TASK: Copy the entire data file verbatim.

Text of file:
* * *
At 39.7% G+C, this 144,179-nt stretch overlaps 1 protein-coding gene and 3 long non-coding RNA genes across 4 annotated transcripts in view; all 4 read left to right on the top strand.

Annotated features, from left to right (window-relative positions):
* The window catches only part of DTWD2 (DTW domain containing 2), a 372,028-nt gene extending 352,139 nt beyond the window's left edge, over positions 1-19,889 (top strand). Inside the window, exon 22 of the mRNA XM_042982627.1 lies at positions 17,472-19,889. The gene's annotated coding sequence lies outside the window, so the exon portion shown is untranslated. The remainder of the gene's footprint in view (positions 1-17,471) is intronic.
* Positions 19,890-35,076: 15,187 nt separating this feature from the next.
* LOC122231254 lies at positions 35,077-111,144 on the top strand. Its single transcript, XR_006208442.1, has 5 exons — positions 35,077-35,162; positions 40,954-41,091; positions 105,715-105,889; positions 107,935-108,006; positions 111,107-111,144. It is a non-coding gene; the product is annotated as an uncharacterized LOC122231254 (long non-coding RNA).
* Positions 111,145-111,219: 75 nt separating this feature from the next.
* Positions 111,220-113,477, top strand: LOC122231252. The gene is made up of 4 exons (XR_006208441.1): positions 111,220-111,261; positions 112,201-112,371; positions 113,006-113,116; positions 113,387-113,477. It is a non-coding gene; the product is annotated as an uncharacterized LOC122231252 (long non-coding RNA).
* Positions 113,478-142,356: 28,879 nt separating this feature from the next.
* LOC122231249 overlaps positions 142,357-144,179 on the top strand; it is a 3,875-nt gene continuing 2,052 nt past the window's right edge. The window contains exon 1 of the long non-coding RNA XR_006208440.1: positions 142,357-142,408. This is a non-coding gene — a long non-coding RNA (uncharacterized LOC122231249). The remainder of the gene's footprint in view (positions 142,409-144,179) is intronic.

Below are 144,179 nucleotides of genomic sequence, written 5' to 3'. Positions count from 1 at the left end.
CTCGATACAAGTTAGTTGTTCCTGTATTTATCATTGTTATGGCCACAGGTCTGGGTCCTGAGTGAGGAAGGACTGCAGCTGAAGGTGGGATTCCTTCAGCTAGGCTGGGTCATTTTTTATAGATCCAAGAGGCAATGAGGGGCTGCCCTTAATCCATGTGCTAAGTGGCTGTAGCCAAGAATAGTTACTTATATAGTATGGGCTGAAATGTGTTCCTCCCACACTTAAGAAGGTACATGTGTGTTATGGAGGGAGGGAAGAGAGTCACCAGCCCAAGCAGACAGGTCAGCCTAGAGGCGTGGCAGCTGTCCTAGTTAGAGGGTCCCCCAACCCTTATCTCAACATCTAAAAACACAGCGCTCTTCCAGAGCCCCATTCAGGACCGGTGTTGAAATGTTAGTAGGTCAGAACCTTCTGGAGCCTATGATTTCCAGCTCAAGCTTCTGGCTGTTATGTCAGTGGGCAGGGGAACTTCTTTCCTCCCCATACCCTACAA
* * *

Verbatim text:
At 39.7% G+C, this 144,179-nt stretch overlaps 1 protein-coding gene and 3 long non-coding RNA genes across 4 annotated transcripts in view; all 4 read left to right on the top strand.

Annotated features, from left to right (window-relative positions):
* The window catches only part of DTWD2 (DTW domain containing 2), a 372,028-nt gene extending 352,139 nt beyond the window's left edge, over positions 1-19,889 (top strand). Inside the window, exon 22 of the mRNA XM_042982627.1 lies at positions 17,472-19,889. The gene's annotated coding sequence lies outside the window, so the exon portion shown is untranslated. The remainder of the gene's footprint in view (positions 1-17,471) is intronic.
* Positions 19,890-35,076: 15,187 nt separating this feature from the next.
* LOC122231254 lies at positions 35,077-111,144 on the top strand. Its single transcript, XR_006208442.1, has 5 exons — positions 35,077-35,162; positions 40,954-41,091; positions 105,715-105,889; positions 107,935-108,006; positions 111,107-111,144. It is a non-coding gene; the product is annotated as an uncharacterized LOC122231254 (long non-coding RNA).
* Positions 111,145-111,219: 75 nt separating this feature from the next.
* Positions 111,220-113,477, top strand: LOC122231252. The gene is made up of 4 exons (XR_006208441.1): positions 111,220-111,261; positions 112,201-112,371; positions 113,006-113,116; positions 113,387-113,477. It is a non-coding gene; the product is annotated as an uncharacterized LOC122231252 (long non-coding RNA).
* Positions 113,478-142,356: 28,879 nt separating this feature from the next.
* LOC122231249 overlaps positions 142,357-144,179 on the top strand; it is a 3,875-nt gene continuing 2,052 nt past the window's right edge. The window contains exon 1 of the long non-coding RNA XR_006208440.1: positions 142,357-142,408. This is a non-coding gene — a long non-coding RNA (uncharacterized LOC122231249). The remainder of the gene's footprint in view (positions 142,409-144,179) is intronic.

Below are 144,179 nucleotides of genomic sequence, written 5' to 3'. Positions count from 1 at the left end.
CTCGATACAAGTTAGTTGTTCCTGTATTTATCATTGTTATGGCCACAGGTCTGGGTCCTGAGTGAGGAAGGACTGCAGCTGAAGGTGGGATTCCTTCAGCTAGGCTGGGTCATTTTTTATAGATCCAAGAGGCAATGAGGGGCTGCCCTTAATCCATGTGCTAAGTGGCTGTAGCCAAGAATAGTTACTTATATAGTATGGGCTGAAATGTGTTCCTCCCACACTTAAGAAGGTACATGTGTGTTATGGAGGGAGGGAAGAGAGTCACCAGCCCAAGCAGACAGGTCAGCCTAGAGGCGTGGCAGCTGTCCTAGTTAGAGGGTCCCCCAACCCTTATCTCAACATCTAAAAACACAGCGCTCTTCCAGAGCCCCATTCAGGACCGGTGTTGAAATGTTAGTAGGTCAGAACCTTCTGGAGCCTATGATTTCCAGCTCAAGCTTCTGGCTGTTATGTCAGTGGGCAGGGGAACTTCTTTCCTCCCCATACCCTACAA